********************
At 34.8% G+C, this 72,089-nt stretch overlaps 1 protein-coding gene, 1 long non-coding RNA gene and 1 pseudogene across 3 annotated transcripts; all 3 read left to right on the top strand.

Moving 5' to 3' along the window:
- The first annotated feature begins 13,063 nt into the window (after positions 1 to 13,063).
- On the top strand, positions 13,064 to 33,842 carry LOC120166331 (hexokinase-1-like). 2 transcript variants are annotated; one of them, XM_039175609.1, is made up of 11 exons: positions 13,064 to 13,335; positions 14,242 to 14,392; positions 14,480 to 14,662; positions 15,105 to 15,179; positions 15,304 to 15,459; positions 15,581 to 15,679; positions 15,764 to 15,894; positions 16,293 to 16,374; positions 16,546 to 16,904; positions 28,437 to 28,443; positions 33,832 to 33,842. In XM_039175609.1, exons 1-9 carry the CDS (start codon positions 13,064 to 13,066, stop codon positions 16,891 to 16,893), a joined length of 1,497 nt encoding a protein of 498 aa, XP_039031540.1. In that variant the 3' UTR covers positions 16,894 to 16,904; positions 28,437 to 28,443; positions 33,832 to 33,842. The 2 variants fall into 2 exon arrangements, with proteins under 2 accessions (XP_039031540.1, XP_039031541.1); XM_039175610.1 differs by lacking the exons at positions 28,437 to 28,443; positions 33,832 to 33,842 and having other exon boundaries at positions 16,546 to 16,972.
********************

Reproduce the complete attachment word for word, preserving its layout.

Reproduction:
At 34.8% G+C, this 72,089-nt stretch overlaps 1 protein-coding gene, 1 long non-coding RNA gene and 1 pseudogene across 3 annotated transcripts; all 3 read left to right on the top strand.

Moving 5' to 3' along the window:
- The first annotated feature begins 13,063 nt into the window (after positions 1 to 13,063).
- On the top strand, positions 13,064 to 33,842 carry LOC120166331 (hexokinase-1-like). 2 transcript variants are annotated; one of them, XM_039175609.1, is made up of 11 exons: positions 13,064 to 13,335; positions 14,242 to 14,392; positions 14,480 to 14,662; positions 15,105 to 15,179; positions 15,304 to 15,459; positions 15,581 to 15,679; positions 15,764 to 15,894; positions 16,293 to 16,374; positions 16,546 to 16,904; positions 28,437 to 28,443; positions 33,832 to 33,842. In XM_039175609.1, exons 1-9 carry the CDS (start codon positions 13,064 to 13,066, stop codon positions 16,891 to 16,893), a joined length of 1,497 nt encoding a protein of 498 aa, XP_039031540.1. In that variant the 3' UTR covers positions 16,894 to 16,904; positions 28,437 to 28,443; positions 33,832 to 33,842. The 2 variants fall into 2 exon arrangements, with proteins under 2 accessions (XP_039031540.1, XP_039031541.1); XM_039175610.1 differs by lacking the exons at positions 28,437 to 28,443; positions 33,832 to 33,842 and having other exon boundaries at positions 16,546 to 16,972.